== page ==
Foundation supports chemical genomics center

January 26, 2001

A $1.5 million grant from the W.M. Keck Foundation will enable the university to establish a center of research for the study and application of chemical genomics, a dynamic new field combining chemistry and molecular biology.

The Keck Center for Chemical Genomics will enhance scientists’ capabilities for greater exploration and understanding of the complex interactions existing among proteins and other molecules that govern the basic functions of all living things.

Recent progress in genomics has greatly expanded the database of gene sequences and their resulting proteins, which in turn poses the next major challenge — to determine the function of the proteins.

The center will include a research facility to be housed in the UW chemistry building, and a screening facility in the biotechnology center. The combined facilities will be utilized by a multidisciplinary cross-section of university scientists currently engaged in various aspects of biotechnology. The results of their work also have potential benefit for others engaged in similar studies at other research institutions.

The Keck Foundation, located in Los Angeles, Calif., is among the nation’s most prestigious private organizations dedicated to the support of science, medical research and higher education. Highly selective in that support, Keck previously recognized quality projects at the universitythrough the funding of two other university research units, the Keck Neural Imaging Center and the Laboratory for Functional Brain Imaging and Behavior.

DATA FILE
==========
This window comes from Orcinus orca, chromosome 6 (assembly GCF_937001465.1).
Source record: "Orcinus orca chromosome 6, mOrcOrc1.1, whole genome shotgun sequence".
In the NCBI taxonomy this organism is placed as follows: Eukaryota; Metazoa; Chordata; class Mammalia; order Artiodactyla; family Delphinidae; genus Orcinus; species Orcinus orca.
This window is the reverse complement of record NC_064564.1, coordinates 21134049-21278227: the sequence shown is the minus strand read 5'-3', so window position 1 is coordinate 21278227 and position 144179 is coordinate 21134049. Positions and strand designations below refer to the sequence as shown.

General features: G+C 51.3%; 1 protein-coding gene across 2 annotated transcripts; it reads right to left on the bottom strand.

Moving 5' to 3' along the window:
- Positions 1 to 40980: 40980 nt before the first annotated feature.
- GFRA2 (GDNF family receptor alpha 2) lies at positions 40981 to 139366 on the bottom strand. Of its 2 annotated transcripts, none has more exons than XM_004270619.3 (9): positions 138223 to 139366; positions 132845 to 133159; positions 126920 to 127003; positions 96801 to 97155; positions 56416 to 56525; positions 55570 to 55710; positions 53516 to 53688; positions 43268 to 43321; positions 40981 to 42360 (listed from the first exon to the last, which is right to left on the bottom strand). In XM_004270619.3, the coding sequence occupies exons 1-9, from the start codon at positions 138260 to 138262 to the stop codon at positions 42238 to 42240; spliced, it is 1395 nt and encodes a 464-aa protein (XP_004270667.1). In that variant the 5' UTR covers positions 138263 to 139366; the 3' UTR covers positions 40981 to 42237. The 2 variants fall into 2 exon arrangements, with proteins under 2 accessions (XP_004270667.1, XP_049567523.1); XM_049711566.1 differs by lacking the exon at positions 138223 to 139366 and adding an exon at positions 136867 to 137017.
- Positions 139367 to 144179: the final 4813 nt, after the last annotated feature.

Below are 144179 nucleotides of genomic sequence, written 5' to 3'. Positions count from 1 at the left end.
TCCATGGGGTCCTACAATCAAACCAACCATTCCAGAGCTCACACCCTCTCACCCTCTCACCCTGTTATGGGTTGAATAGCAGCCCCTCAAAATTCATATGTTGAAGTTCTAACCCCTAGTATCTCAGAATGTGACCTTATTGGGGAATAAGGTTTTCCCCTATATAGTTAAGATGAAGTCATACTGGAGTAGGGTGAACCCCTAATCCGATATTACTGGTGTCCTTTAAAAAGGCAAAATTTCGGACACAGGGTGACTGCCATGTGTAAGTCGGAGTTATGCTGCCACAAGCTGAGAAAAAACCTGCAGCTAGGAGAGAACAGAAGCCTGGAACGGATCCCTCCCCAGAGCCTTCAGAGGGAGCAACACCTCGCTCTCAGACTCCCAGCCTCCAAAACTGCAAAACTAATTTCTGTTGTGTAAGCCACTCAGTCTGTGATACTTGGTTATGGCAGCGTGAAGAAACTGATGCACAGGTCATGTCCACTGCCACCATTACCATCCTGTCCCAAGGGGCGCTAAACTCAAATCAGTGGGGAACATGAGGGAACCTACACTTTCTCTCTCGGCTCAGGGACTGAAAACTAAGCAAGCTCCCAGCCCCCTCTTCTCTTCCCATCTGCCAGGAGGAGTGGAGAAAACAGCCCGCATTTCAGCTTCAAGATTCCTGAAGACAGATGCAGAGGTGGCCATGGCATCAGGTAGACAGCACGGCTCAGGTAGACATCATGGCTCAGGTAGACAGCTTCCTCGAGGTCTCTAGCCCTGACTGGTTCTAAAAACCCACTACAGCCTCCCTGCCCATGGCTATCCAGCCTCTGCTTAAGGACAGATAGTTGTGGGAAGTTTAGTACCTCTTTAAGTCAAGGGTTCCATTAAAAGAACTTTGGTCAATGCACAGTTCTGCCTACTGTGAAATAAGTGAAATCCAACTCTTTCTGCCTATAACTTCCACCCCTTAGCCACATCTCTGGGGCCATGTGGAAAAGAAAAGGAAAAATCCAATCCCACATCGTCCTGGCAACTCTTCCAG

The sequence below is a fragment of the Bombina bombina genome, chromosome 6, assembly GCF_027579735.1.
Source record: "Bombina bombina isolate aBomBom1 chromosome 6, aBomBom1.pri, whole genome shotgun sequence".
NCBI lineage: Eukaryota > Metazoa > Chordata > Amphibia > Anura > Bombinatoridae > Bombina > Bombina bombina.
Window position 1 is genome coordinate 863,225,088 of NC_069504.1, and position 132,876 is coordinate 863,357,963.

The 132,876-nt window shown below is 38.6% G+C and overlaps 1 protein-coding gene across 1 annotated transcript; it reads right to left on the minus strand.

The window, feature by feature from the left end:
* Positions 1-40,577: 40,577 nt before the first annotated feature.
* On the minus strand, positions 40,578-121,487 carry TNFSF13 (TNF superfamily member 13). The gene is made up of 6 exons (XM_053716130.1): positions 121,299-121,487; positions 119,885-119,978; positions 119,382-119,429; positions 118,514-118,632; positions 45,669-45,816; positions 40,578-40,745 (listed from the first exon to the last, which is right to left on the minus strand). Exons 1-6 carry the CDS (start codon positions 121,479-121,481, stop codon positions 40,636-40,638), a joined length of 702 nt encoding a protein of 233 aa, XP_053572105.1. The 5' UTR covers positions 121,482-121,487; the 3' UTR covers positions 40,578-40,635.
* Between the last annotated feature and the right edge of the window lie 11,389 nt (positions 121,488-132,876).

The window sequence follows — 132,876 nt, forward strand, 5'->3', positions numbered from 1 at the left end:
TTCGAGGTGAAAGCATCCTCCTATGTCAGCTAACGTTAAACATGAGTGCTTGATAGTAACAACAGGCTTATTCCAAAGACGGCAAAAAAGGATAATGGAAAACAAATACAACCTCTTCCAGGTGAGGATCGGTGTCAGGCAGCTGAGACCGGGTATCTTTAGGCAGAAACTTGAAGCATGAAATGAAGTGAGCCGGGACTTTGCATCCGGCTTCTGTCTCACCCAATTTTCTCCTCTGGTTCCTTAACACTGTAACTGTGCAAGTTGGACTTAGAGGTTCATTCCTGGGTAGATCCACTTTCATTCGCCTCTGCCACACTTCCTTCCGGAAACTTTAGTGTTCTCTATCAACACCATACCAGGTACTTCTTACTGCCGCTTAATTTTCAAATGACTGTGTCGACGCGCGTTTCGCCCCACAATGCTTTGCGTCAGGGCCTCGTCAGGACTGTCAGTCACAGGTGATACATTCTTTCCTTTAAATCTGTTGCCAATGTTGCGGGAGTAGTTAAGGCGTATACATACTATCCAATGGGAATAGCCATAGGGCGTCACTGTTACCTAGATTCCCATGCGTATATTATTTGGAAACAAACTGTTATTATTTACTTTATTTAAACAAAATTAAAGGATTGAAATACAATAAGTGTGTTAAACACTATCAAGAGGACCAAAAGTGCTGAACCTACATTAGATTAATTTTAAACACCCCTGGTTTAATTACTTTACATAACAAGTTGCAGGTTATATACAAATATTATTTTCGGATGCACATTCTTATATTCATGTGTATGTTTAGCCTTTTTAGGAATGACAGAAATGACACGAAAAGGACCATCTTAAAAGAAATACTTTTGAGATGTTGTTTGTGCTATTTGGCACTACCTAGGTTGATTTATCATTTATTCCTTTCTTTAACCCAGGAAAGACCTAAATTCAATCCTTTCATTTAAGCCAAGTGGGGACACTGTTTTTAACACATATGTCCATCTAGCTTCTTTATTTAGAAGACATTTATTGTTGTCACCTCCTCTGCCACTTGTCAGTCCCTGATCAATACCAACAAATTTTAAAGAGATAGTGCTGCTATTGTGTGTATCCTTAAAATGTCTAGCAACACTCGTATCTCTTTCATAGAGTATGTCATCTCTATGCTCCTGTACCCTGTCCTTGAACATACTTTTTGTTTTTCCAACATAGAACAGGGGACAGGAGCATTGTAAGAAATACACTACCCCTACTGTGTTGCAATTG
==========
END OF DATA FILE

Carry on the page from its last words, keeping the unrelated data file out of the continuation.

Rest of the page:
Chiefly responsible for securing support for the center are professor Laura L. Kiessling, principal investigator on the project, and assistant professor Peter J. Belshaw, who with Kiessling co-authored the grant proposal. Both hold joint appointments in chemistry and biochemistry.

Kiessling has earned widespread recognition for her work with the synthetic alteration of molecules and proteins in the understanding of Alzheimer’s disease, as well as for a treatment for alleviating inflammation and pain among patients suffering from arthritis, lupus and other ailments. She has been awarded several leading prizes in science. Among these are the Shaw Scientist Award, the National Young Investigator Award, the Alfred P. Sloan Foundation Fellowship, and the John D. and Catherine T. MacArthur Foundation Fellowship, known popularly in and beyond academic circles as the “genius grant.”

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